Police filed 38 charges of fraud over $5,000 Friday against both Verna, 48, and Marlon Hibbert, 49, who operated the Masonic Church of God.
The criminal charges follow an Ontario Securities Commission probe last year that found the couple had taken more than $8.6 million from investors, much of it unaccounted for.
The criminal charges stem from complaints from 38 people representing more than $2 million in losses. Police allege there were more than 200 victims in total, and are asking anyone who invested with the Hibberts to come forward. The alleged frauds took place between 2005 and 2010.
Police said investors signed over large sums of money to Marlon Hibbert, who claimed to be a successful trader of foreign currencies. They were promised returns as high as 8˝ per cent.
Investors were shown account statements, police said, that purported to show a return on their investments. Some early investors were paid a dividend.
However, much of the money was moved to accounts in Panama, according to police. Det. Gail Regan said the Hibberts were living a lavish lifestyle of "fancy cars, big homes."
Investors lost savings, homes
Regan said many of the investors lost homes and their retirement savings in the alleged fraud.
“They are distraught, they are hurt," said Regan. "They still can’t believe someone like this has done this to them. They were hoping that this interest rate that he promised was going to be true."
Lorraine Bahlmann who worked as an assistant for the Hibberts has also been charged.
Regan said the Hibberts continue to operate a church out of a rented space in Toronto under the name The Life Centre Word of Faith Ministries, but said there have been no complaints related to that church.
Toronto pastors defrauded congregation of at least $9-million in ‘Ponzi scheme,’ police say
Alexandra Bosanac .
Verna Michelle Hibbert, 48; Marlon Gary Hibbert, 49, and Lorraine Bahlmann, 47, are charged in the fraud investigation. Toronto Police / Handout
Criminal charges have been brought against three Toronto pastors for allegedly swindling millions from parishioners to fund a luxurious lifestyle.
Police charged Marlon Gary Hibbert, 49, who operates an independent ministry near St. Clair Ave. E. and Victoria Park with 38 counts of fraud over $5,000. Also charged is his wife, Verna Hibbert, 48, and 47-year-old Lorraine Bahlmann, who police said assisted the couple in carrying out the fraud.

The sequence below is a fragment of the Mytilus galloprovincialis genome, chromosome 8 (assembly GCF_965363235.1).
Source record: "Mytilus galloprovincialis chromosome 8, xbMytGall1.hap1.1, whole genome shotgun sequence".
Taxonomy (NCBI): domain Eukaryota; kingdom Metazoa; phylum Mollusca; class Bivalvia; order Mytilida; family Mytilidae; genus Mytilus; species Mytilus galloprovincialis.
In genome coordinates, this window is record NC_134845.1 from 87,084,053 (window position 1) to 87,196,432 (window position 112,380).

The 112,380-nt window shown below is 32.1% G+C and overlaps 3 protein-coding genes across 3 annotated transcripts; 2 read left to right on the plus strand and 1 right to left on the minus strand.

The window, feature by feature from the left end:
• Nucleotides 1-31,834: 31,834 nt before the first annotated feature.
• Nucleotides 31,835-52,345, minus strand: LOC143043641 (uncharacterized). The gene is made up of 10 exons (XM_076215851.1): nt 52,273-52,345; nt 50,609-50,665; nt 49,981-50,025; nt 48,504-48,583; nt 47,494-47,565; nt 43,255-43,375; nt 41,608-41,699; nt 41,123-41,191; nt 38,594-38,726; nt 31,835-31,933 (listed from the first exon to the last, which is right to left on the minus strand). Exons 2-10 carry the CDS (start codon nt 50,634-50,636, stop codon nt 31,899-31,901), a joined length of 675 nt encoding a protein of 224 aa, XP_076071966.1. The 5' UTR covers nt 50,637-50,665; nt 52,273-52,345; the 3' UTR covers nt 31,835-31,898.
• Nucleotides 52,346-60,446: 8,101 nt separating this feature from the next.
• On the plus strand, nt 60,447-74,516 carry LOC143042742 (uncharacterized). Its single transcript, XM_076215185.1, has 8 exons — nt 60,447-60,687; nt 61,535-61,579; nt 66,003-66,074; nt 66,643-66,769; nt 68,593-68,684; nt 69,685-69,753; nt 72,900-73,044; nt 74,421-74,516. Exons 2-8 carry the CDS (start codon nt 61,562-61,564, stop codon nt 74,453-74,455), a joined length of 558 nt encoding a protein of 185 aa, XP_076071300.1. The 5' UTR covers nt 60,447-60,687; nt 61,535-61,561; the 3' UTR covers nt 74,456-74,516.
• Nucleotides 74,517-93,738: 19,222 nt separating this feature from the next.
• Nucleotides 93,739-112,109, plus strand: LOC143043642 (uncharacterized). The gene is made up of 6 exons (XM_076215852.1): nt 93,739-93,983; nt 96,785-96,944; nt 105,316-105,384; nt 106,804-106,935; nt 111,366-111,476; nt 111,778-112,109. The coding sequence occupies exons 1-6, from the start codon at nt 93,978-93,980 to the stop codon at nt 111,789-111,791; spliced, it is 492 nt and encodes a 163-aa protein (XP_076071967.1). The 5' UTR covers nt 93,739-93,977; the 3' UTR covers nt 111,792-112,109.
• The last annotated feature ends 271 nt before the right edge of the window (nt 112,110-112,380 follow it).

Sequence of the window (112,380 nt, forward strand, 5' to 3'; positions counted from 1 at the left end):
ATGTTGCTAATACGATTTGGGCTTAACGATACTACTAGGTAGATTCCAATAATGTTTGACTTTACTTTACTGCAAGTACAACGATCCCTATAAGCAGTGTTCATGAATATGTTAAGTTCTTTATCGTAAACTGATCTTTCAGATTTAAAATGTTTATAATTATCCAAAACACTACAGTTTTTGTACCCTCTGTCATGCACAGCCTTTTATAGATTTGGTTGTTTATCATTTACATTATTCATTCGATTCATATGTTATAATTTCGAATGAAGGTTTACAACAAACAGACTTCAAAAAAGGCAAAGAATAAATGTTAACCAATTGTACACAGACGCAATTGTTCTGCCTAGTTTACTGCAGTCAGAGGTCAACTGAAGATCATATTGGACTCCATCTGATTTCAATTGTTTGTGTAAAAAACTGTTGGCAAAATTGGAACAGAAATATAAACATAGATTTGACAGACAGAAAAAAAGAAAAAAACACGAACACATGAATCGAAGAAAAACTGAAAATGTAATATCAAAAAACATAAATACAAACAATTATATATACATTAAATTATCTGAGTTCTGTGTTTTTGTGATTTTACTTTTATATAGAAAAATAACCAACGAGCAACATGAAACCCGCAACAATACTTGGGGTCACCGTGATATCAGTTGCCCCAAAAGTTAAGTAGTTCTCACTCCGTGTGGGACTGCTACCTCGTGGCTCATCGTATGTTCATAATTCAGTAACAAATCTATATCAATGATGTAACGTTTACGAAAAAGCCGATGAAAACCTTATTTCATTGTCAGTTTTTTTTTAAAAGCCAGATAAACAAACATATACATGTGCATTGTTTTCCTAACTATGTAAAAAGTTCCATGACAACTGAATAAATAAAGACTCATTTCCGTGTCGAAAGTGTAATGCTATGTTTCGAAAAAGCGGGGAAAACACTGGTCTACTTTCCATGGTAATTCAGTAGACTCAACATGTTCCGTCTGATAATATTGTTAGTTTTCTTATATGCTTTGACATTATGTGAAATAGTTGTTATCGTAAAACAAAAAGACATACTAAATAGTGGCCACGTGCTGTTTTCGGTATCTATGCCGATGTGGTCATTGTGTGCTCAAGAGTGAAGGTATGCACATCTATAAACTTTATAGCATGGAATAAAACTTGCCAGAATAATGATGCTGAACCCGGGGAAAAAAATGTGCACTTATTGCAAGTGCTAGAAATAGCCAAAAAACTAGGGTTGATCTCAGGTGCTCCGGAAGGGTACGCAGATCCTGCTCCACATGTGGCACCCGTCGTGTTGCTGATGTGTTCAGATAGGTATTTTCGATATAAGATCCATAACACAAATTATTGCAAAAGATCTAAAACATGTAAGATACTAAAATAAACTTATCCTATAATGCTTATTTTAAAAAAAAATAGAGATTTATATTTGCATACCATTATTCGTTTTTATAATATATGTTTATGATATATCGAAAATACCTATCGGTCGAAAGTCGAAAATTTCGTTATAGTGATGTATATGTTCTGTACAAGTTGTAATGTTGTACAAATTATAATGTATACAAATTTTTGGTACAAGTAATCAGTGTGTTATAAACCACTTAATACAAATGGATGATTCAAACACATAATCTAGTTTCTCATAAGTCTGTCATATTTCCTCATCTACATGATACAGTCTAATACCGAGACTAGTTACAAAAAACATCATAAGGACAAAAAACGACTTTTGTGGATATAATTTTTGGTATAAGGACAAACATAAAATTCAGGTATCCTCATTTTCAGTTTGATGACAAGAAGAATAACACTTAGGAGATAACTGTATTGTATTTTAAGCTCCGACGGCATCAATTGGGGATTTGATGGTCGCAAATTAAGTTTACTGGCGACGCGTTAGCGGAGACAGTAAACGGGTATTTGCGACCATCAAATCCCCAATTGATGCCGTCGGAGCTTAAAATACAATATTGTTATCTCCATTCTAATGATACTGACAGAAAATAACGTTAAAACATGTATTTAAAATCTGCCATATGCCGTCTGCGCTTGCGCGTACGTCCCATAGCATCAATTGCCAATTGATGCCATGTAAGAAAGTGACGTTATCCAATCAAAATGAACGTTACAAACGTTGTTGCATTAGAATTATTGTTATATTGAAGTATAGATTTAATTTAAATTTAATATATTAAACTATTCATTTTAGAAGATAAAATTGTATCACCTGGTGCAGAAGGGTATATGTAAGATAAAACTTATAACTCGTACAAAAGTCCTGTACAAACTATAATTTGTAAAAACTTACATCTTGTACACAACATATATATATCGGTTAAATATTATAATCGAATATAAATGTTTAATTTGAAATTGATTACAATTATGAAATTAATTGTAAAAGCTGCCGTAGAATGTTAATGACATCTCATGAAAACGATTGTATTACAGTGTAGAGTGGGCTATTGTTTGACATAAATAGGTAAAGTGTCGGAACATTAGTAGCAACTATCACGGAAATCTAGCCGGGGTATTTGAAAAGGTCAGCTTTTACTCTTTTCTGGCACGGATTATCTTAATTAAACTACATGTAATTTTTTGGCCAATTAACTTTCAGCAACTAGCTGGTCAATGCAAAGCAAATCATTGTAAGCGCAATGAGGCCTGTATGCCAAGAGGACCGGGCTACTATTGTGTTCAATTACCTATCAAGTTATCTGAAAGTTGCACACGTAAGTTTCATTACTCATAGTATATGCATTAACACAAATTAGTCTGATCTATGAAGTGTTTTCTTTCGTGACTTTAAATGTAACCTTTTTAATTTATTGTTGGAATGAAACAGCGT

According to police, between 2005 and 2010, Mr. Hibbert told parishioners he was as an expert foreign currency trader, promising his unsuspecting victims large returns in exchange for their money and successfully soliciting nearly $9-million from over 200 people in the form of investment contracts and loans.
The money obtained paid for fast cars and fancy homes with the remainder funneled into the couple’s holdings in Panama, according to police.
Det. Gail Reagan called it a textbook Ponzi scheme: for a short time, investors received money from the non-existent account. But soon bogus monthly statements replaced the cheques, prompting multiple investors to report the Hibberts to the Ontario Securities Commission.
The Commission moved to permanently ban Marlon Hibbert from the securities industry last spring after its investigation concluded that the Hibberts acted as advisors without registration and engaged in an illegal distribution of securities at the expense of their investors.
“In 32 years of adjudication I have never encountered a more vile, more heinous fraud than that perpetrated by Hibbert on his unsuspecting parishioners,” OSC commissioner James Carnwath said at the time, adding that Mr. Hibbert’s actions demonstrated a clear desire to “substantially improve the financial position of himself and his family.”
In June, an Ontario Superior Court judge ordered the Hibberts to pay back the invested money at 5% interest, in addition to the complainants’ legal fees, estimated at around $100,000. Police said Friday that $4-million remains outstanding.
At his trial last April, the court learned that many of the duped investors were of meager means to begin with. Some cared for severely disabled children, some lost their homes in the process and other blindly dumped their life savings into the fund.
“They are distraught, they are hurt, they still can’t believe that someone like this could have done this to them,” said Det. Reagan.
Calls to the Hibberts’ church, The Life Centre Word of Faith Ministries, went unanswered. A woman’s voice on the answering machines continues to advertise an 11 a.m. Sunday service.
The Hibberts established a number of small churches and organizations across the city. A quick web search reveals a long Internet trail for Marlon Hibbert’s various endeavors, including websites for apparently defunct ministries and non-profit organizations and Dominion Outreach Ministries and Fight for Justice, an organization that claims to be devoted to bettering the lives of the African-Canadian community.
With files from The Canadian Press, Adrian Humphreys and Barbara Shechter